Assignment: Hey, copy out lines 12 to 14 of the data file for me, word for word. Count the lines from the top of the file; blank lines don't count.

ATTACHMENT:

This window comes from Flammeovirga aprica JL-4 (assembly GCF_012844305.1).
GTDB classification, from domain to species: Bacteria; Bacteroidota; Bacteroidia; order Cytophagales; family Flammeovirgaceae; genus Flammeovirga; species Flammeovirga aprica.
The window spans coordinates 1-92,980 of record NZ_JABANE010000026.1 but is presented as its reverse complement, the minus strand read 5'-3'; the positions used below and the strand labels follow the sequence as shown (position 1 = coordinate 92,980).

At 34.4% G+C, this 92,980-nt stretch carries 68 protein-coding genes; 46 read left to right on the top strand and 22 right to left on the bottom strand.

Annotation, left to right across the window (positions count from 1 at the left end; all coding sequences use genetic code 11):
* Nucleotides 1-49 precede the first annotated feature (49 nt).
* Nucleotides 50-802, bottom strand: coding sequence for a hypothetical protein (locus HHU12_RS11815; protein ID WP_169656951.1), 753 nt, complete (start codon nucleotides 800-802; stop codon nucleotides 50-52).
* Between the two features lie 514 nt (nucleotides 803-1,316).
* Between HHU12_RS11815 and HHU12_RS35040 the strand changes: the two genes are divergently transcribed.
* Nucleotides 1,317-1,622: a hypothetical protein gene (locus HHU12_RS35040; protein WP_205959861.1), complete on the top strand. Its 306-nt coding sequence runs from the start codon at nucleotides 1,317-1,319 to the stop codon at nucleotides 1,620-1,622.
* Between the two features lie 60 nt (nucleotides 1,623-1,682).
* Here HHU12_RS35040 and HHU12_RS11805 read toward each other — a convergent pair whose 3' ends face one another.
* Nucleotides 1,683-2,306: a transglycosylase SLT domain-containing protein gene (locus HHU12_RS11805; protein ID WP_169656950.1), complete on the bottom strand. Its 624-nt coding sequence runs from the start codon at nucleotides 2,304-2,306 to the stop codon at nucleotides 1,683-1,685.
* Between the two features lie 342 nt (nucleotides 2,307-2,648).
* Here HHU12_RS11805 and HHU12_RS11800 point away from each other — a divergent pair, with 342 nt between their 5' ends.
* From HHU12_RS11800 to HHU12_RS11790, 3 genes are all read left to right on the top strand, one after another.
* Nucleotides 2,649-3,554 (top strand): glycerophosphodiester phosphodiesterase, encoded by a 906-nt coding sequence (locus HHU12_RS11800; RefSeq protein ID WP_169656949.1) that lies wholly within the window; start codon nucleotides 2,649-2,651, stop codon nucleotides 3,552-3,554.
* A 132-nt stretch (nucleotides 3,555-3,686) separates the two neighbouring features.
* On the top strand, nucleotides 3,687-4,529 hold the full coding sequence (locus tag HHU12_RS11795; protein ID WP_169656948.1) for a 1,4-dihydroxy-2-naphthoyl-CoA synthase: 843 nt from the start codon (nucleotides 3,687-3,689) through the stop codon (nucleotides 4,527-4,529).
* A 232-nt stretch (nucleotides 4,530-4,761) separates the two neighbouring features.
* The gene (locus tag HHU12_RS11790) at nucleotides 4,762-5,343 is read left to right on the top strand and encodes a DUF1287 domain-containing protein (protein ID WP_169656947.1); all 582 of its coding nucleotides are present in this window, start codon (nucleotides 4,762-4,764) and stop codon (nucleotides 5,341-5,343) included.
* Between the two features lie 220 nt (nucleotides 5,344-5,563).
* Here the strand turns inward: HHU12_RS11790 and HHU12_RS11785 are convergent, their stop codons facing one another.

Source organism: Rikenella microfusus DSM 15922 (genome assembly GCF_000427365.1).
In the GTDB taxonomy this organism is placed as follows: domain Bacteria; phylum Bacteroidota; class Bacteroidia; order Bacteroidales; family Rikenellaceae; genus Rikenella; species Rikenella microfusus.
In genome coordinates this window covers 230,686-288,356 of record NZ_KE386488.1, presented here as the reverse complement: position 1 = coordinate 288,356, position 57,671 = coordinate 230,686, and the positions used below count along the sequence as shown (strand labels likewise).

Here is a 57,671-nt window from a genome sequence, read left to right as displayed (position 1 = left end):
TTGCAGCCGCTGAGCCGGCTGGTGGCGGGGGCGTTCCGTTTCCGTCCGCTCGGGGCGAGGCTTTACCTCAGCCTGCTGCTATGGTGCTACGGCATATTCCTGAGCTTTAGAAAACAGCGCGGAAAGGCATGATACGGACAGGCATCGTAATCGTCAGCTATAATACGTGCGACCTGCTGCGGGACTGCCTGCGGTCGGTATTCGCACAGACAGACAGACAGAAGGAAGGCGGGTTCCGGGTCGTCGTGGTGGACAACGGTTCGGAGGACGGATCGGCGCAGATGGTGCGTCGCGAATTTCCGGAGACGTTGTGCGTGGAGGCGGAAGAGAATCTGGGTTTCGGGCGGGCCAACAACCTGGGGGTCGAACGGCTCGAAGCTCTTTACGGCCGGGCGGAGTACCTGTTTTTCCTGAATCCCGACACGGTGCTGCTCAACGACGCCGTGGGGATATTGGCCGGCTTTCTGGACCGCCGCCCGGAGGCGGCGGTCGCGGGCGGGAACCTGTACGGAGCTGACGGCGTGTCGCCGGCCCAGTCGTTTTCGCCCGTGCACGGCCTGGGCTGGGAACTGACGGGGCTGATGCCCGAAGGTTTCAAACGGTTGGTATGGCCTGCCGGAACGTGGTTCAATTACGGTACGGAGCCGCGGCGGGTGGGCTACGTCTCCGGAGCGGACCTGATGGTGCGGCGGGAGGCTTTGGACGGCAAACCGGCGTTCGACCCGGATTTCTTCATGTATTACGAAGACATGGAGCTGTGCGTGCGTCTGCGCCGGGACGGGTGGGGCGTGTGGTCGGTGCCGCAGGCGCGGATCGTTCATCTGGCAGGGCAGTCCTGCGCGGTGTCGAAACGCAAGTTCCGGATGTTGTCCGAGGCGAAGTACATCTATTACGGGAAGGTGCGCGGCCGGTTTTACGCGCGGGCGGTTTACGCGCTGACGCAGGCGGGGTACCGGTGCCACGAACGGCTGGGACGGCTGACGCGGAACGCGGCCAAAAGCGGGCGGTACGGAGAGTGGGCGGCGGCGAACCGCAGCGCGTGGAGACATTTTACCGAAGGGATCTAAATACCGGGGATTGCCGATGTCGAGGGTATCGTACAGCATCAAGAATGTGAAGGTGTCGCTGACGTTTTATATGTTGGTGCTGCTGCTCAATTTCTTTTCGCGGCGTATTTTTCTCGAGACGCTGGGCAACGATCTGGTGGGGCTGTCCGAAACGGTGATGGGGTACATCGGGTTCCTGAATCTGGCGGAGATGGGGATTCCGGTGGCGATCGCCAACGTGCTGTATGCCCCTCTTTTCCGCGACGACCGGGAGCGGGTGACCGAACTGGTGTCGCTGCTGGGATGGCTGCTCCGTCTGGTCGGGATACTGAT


* Here HHU12_RS35040 and HHU12_RS11805 read toward each other — a convergent pair whose 3' ends face one another.
* Nucleotides 1,683-2,306: a transglycosylase SLT domain-containing protein gene (locus HHU12_RS11805; protein ID WP_169656950.1), complete on the bottom strand. Its 624-nt coding sequence runs from the start codon at nucleotides 2,304-2,306 to the stop codon at nucleotides 1,683-1,685.
* Between the two features lie 342 nt (nucleotides 2,307-2,648).